In the upper quadrant of the United States, the Fall season is marked with certain signifiers, both human and in nature. There is a sudden quietness that permeates our island as the summer vacationers head back to their lives. Everything is a little bit more still, even the ocean seems to take a long deep breath out. The wild apple trees that run rampant here on trails, along roadways and by the sea are laden with small, tart apples ready for the picking. And there’s a chill in the air every morning reminding you of what’s to come. Each day the sun rises just a little bit slower and sets just a little bit quicker. As the human population reduces itself, the butterfly population increases two-fold. In September, we are inundated with Monarch butterflies as the final generation of the year prepares for its long journey south. Most exciting is when my favorite fruit, the husk (ground) cherry, is finally ripe and ready for eating.
But for me, the single most significant indicator that summer is indeed ending is the sudden presence of a multitude of bald eagles. I have read that you can watch the flock flying over Acadia National Park, just north of us, as they head south. Here, where the topography is a little less grand but just as inspiring, we always get a few stragglers looking for a treat. Sometimes, if the snack is really good they decide to stay - the entire winter. It was just the other day that two bald eagles were cajoled and harassed onto the top of a dead tree trunk near my house by the neighboring Ospreys. This time the Ospreys were able to put the eagles in their place. Unfortunately, that is not always the case.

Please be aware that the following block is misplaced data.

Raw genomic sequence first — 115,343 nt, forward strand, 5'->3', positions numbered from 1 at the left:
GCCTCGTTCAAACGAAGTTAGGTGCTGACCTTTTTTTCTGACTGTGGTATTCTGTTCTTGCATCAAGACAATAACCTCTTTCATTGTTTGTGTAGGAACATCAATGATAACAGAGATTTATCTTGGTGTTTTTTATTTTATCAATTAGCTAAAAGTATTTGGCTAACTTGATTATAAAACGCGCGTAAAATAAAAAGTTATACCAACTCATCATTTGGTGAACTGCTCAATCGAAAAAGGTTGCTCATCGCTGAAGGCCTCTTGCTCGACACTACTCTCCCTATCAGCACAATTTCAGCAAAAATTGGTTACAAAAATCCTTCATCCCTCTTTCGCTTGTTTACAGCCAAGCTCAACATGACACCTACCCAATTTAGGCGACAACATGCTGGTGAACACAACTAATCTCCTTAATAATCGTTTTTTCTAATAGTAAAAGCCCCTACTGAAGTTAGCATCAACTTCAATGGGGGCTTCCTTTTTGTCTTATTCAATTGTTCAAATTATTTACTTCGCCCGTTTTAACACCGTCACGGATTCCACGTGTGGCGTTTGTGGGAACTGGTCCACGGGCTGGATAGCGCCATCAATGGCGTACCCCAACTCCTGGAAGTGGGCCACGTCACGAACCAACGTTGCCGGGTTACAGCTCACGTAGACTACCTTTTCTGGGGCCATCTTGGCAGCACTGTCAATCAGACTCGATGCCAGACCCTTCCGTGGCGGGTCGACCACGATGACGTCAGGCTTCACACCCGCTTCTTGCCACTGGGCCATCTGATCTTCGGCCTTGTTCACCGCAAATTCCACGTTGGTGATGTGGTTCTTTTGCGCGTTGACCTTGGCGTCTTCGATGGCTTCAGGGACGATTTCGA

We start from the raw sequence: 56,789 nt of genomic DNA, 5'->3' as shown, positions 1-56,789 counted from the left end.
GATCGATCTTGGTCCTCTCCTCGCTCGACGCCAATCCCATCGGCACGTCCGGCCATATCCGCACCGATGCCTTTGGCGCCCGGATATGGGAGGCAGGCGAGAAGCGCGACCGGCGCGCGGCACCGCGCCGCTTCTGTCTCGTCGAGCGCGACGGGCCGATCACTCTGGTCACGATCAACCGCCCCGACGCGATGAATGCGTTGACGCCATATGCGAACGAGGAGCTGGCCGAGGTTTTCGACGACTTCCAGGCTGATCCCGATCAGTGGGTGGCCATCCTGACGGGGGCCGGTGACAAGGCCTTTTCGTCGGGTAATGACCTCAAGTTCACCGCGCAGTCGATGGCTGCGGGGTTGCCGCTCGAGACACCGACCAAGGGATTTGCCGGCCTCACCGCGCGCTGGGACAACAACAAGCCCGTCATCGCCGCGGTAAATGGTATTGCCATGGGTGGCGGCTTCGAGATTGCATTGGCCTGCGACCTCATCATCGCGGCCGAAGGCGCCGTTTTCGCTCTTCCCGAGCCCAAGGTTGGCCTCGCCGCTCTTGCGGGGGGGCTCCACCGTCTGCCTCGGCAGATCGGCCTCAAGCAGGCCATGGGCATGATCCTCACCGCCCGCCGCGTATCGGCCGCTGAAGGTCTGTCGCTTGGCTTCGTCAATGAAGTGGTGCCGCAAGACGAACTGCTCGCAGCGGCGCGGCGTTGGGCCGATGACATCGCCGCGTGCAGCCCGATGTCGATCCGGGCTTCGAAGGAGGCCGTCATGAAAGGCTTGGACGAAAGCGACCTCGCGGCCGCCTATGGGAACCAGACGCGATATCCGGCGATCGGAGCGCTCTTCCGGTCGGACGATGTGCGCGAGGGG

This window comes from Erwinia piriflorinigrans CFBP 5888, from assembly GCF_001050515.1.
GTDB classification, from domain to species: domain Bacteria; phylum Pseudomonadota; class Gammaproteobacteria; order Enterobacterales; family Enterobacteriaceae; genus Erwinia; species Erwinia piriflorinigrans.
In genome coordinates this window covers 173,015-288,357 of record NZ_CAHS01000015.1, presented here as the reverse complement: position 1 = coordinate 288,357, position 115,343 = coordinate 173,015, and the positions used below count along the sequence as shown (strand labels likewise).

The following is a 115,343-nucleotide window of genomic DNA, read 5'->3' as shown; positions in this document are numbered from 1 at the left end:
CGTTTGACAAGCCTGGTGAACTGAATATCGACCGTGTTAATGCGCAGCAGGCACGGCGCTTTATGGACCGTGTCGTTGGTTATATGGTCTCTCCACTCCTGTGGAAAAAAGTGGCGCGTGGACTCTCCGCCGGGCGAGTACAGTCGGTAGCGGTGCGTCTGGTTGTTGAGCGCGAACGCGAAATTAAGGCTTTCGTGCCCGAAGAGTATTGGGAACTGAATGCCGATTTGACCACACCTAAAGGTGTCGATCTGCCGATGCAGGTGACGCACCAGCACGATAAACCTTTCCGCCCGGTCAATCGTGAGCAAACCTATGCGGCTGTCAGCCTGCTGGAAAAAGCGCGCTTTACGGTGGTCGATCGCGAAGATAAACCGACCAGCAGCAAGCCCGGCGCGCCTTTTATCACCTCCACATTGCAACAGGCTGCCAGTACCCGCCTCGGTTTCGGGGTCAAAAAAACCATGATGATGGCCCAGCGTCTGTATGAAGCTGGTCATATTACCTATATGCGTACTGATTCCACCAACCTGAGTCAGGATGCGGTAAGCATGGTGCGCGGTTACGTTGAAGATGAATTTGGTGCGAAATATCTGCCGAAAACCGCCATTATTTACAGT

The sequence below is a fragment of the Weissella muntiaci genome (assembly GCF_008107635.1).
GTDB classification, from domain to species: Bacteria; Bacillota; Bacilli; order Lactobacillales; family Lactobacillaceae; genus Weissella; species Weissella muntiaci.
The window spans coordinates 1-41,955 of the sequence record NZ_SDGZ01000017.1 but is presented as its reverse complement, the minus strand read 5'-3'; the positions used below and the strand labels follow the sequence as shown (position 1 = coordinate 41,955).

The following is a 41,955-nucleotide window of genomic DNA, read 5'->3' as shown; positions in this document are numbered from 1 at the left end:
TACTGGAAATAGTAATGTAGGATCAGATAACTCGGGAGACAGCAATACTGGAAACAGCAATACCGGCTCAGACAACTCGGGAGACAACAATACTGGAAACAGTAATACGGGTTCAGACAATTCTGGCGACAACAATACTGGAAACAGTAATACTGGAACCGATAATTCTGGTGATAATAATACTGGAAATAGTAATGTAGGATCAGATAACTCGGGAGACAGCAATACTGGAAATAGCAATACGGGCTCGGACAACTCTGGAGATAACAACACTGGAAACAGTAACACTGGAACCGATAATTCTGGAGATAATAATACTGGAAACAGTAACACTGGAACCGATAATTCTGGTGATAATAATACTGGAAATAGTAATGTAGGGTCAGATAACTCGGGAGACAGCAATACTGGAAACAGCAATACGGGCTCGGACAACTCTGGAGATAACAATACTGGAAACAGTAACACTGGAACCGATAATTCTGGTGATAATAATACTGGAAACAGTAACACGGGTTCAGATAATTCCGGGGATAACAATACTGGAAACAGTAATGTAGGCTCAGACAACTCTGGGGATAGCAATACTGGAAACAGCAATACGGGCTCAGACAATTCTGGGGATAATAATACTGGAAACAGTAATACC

When I see these mammoth flying predators return, I know that lingering by the shore with a good book has transformed into shoveling raw nutrients into my ever-growing permaculture food garden. I don another layer of clothes, or two, grab an apple from the ancient tree and get to work mulching with seaweed, manure and leaves. I work up such a sweat that my clothes are dripping. As I work with the land, I know that I too am being readied for the future.
Deep in the forest, the spruce are burdened with seedlings ready to drop. As the foliage begins to fade and shrivel, the secret underpinnings of nature reveal themselves again. It is a magical time and I love walking in the forest to see the action there. This could not occur at any other time of year. The happenings of autumn are perfectly in sync with what needs to occur for progress. I have learned to really pay attention to this and apply it in my daily life, specifically in the studio. To go against the nature of the way things should be is to work against yourself.
In the studio, I have been engaged in an internal battle. I am in the process of making a series of new works that takes time, a lot of time. And yet, there is the urgent need to get work out now. To show it, present something, to maintain the public persona. For me, I realize this is a socially-constructed need that has nothing to do with what has to get done. What I want is to give this new work, this pivot in my “practice”, space and lots of time. Allow the work to dictate when its ready, not outside conditions, even those I have compiled myself.
As the two bald eagles landed on their usual resting branch, eyeing my smaller animals, I knew that it was time. Time for a shift. Time to let go. Time to give the work exactly what it needs. Without constraint.
It is the perfect time.
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